It's really a tort of "invasion of privacy". An injured party must show both a reasonable expectation of privacy and highly offensive publicity. The expectation of privacy must relate to private facts, and "being at home" may not be enough. For instance, if I publish the fact that you're at home watching TV, that's not going to make the grade. Even if I published a surreptitious photo of you watching TV, that's probably not a private fact either (perhaps depending on what was on your TV). Still, the surreptitious photo might fall foul of another tort called "intrusion" - but that's not established by the Hosking v Runting case.

    Finally, the Hosking case wasn't really about freedom of expression trumping privacy rights, and it didn't really say that being able to report what happens in a public place is crucial to a free press.The judges didn't have to go that far. Certainly freedom of expression was discussed and underscored. But that part of the case is really more about the complete absence of any public interest in the material photographed.

    Also, I think we can give the Sunday Star-Times some credit for its feature that explored the moral issues concerning papping.

    Aside from that, which is mostly nit-pickery... too right.

    Wellington • Since Nov 2006 • 29 posts Report Reply

  • Simon Chamberlain, in reply to Russell Brown,

    DIsgusting quote from the article: "An Auckland photographer who knows Runting well, but asked not to be named, says the problem with that inference is that Runting is not even slightly creepy, and if Yelich-O'Connor thinks so, she is misreading the situation."

    Nope: if she is being creeped out by him then by definition he is creepy, whatever he thinks he is doing.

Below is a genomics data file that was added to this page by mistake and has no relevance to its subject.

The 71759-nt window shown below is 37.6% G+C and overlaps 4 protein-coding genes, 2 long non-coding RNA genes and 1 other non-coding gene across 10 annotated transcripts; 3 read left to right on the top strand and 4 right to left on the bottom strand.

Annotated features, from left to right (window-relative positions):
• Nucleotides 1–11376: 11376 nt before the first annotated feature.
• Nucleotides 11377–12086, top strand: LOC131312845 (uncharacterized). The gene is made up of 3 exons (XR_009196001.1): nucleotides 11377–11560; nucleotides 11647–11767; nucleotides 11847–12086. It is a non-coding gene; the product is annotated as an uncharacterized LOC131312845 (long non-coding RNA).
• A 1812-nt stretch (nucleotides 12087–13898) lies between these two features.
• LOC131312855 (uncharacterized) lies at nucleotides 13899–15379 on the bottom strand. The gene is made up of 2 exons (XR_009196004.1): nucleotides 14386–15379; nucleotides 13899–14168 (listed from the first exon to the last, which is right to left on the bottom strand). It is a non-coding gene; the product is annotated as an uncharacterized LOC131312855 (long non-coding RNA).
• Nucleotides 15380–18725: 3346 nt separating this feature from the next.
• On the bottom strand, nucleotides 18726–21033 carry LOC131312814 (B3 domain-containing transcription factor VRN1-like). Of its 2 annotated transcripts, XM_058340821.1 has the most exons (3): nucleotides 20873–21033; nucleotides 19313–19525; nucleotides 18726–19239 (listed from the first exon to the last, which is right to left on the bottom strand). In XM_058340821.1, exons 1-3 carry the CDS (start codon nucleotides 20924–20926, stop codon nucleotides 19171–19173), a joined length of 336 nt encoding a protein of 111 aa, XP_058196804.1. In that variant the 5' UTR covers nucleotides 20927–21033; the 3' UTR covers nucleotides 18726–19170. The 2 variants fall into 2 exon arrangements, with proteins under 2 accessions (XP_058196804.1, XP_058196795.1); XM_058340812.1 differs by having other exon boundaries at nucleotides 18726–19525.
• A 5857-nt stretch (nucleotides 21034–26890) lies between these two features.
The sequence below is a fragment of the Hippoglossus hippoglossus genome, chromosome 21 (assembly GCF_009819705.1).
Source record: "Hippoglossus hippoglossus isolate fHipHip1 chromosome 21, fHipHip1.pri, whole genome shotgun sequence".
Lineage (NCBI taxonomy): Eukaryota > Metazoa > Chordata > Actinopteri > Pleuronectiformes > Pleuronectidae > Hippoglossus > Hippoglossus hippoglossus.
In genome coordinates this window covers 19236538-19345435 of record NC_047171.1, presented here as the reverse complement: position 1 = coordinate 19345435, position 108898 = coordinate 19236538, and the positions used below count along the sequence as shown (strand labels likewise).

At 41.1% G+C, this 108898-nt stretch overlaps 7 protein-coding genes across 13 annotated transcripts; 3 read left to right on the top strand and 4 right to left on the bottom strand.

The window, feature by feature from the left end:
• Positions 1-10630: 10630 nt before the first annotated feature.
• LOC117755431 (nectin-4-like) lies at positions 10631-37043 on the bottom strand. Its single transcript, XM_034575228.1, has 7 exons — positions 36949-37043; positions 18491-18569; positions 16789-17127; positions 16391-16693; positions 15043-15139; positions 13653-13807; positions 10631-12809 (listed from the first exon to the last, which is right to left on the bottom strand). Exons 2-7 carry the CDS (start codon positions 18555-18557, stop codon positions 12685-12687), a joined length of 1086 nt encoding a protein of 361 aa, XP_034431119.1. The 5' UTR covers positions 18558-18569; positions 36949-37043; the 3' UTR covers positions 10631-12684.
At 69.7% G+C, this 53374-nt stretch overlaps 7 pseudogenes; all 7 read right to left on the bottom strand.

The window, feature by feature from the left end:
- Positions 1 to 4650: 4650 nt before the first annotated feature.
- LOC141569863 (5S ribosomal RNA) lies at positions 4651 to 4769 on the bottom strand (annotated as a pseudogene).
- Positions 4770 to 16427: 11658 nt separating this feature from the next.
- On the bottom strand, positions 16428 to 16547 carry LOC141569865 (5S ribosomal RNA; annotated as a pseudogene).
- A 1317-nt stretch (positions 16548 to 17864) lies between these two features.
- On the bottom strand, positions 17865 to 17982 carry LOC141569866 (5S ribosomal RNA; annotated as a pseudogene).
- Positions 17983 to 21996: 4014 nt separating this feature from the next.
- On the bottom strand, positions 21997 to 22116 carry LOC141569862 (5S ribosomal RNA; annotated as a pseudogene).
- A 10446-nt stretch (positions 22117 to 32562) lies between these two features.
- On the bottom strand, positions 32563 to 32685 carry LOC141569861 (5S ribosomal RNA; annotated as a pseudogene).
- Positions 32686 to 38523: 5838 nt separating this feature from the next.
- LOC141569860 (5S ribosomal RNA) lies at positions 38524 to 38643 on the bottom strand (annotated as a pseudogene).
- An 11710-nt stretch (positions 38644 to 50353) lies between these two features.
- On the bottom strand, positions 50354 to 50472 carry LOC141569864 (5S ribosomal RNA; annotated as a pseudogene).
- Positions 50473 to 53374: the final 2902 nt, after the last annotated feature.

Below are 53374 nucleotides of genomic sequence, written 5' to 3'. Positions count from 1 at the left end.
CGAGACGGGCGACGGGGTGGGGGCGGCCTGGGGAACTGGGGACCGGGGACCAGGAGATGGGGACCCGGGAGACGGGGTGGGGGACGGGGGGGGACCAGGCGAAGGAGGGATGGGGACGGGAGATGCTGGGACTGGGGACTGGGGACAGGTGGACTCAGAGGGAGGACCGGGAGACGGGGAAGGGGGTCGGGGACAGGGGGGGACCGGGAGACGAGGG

London • Since Aug 2007 • 33 posts Report Reply

  • Miche Campbell, in reply to Russell Brown,

    Not only that but she is not one of those celebrities who is held on a tight leash by their manager.

    I just don't think the paparazzi or the big news organisations know quite what to make of her, so they shove her into one of their existing boxes and hope.

    Dunedin • Since Feb 2011 • 79 posts Report Reply

  • Kumara Republic, in reply to Keir Leslie,

    I don’t think it’s true that people prefer crap. It’s perfectly possible to write good popular coverage of pop music and pop stars that sells. But that is harder work.

    I suspect it's a symptom of shrinking public attention spans, and it's a worldwide issue.

    The southernmost capital … • Since Nov 2006 • 5428 posts Report Reply

  • Ian Dalziel,

    Camera-action....
    Is there room for an advocate?
    Something like APRA,
    some kind of PAPARRRA...
    - Paparazzi Appropriated Photographic Artist Replication Reproduction Rights Association - collecting high percentage 'eyeball money' on behalf of the photonically licenced, from 'Image-takers' and 'Publishers'...
    including:
    ...a quota on photos?
    ...Flash & Gain Licence essential
    ...a Code of Conduct
    ...High-Viz Jackets
    ...No sitting ducks

    maimai i'm dreamin'

    Christchurch • Since Dec 2006 • 7902 posts Report Reply

  • Gary Young, in reply to Simon Chamberlain,

    Absolutely. I don't care what he may be required to do in pursuit of his profession; he is a middle aged man and she is a teenage girl.

    In what world can that not be creepy?

    Glenfield • Since Jun 2013 • 39 posts Report Reply

  • Chaz Harris, in reply to Gary Young,

    It's super creepy! She's also technically a minor, right? So a middle-aged man taking semi-naked pictures of a minor in her bikini....hmmmm, there should be laws about that.

    Wellington • Since Oct 2010 • 6 posts Report Reply

  • nzlemming, in reply to Dylan Reeve,

    Well ultimately the media interest is in the public interest. As annoying as the cry of “we’re only giving people what they want” can be it is ultimately true.

    You mistake the public interest for stuff the public is interested in and they are not the same thing at all.

    Waikanae • Since Nov 2006 • 2930 posts Report Reply

  • stephen clover, in reply to Chaz Harris,

    Settle down, Chaz and Gary. You two are in danger of frothing yourselves into some kind of frenzy. There are plenty of worlds in which it's not creepy at all.

    wgtn • Since Sep 2007 • 355 posts Report Reply

  • Miche Campbell, in reply to stephen clover,

    Not Lorde's world. If she's creeped out then she is, and nobody gets to tell her otherwise.

    Dunedin • Since Feb 2011 • 79 posts Report Reply